In the year 2000, the annual Death Race is an established event. Bikers race around public freeways on the rampage and the police are unable to stop them. Judging the situation intolerable, the player of Road Warrior has custom-built his own car to halt the destruction.
From the title screen, four kinds of car - from standard to sporty - are selectable, each shaded with a choice of six colours and armed with front and rear weapons. Weapons are lost by being struck a number of times in the front or rear, but extra firepower and speed-up weapon bonuses are picked up at various points along the courses.
Pressing Fire launches the road warrior into the action, the screen scrolling horizontally from left to right over six sections of countryside. A pre-determined number of kills is required to reach the next level, beginning with five on the first.
At the top and bottom of the display, status panels reveal the speed (from 10mph to 89mph), fuel level, points, kills required and lives remaining. Colliding with bikers and cars loses fuel, initially at 799 units, and increases the number of kills necessary to reach the next level. Should the fuel level reach zero or the car crash with parked cars or roadside obstacles, the game ends.
The action is basic to a fault: driving along one of only six horizontally scrolling levels and blasting vehicles at the front or rear is quickly tedious. The simple Spy Hunter format has been transformed... into a very dull shoot-'em-up, only rescued by its decent presentation and graphics: at least the four cars are individual and can be embellished with a variety of colour shades.
The roadside landscapes are reasonably drawn and varied, but the sound is terrible: a horrible, moaning tune accompanies a couple of feeble beeping and blasting effects.
Save your tenner for something more lasting.
The only differences between this and the three and a half year old Spy Hunter is that the latter scrolls vertically and is about 50 times more exciting.
The action is repetitive to an extreme, and hardly changes from level to level. Because the gameplay is so simplistic, it takes very little practise to master, and consequently any addictive qualities evaporate within a few goes.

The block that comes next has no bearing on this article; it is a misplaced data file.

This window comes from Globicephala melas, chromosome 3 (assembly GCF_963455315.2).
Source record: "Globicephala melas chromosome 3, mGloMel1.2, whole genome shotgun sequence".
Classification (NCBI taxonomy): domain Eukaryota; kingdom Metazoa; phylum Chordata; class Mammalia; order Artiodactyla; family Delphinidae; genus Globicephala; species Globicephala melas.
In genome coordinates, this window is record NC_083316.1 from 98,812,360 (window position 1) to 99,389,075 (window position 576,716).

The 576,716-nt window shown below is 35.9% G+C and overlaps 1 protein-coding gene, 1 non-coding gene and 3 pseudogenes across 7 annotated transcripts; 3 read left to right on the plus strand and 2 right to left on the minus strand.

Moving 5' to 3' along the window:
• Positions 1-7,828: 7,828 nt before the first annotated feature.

The graphics are slick and the general presentation is good, but when they're crippled by gameplay as utterly appalling as this, they're not worth a light.
Road Warrior is a very limited and overpriced piece of rubbish that wouldn't even make the grade at budget price.
If you thought Spy Hunter was good, wait till you see Road Warrior! It'll *prove* to you that Spy Hunter was good!
But that's not all, for Road Warrior achieves three things: it reorientates the screen; it replaces a really useful arsenal with a set of guns which are all the same and it alerts the player to the fact that CRL have produced another bummer.
There's plenty of polish on the game, graphics and soundwise, but you might as well tart up a potato and try to get some enjoyment out of it. The game is ridiculously easy up to the fourth level, whereupon the screen restrictions either drive the player into rocks (ending the game instantly), into motorbikes which have just been destroyed (thus preventing them from being subtracted from the level quota for some reason), or into a booby trap which takes away all your car's weaponry.
Take it from me, this isn't a game you want to spend a tenner on.
Four choices of car and six colours to choose from; otherwise reasonable screen display and sparse instructions.
Smooth scrolling and fairly detailed backdrops complemented by colourful sprites.
Whining, annoying tune coupled with two hopeless sound effects.
The urge to view the next landscape is the only pull.
Once you've completed all the courses, nothing but masochism will draw you back.
A neatly presented, but simplistic and very tedious horizontally scrolling shoot-'em-up.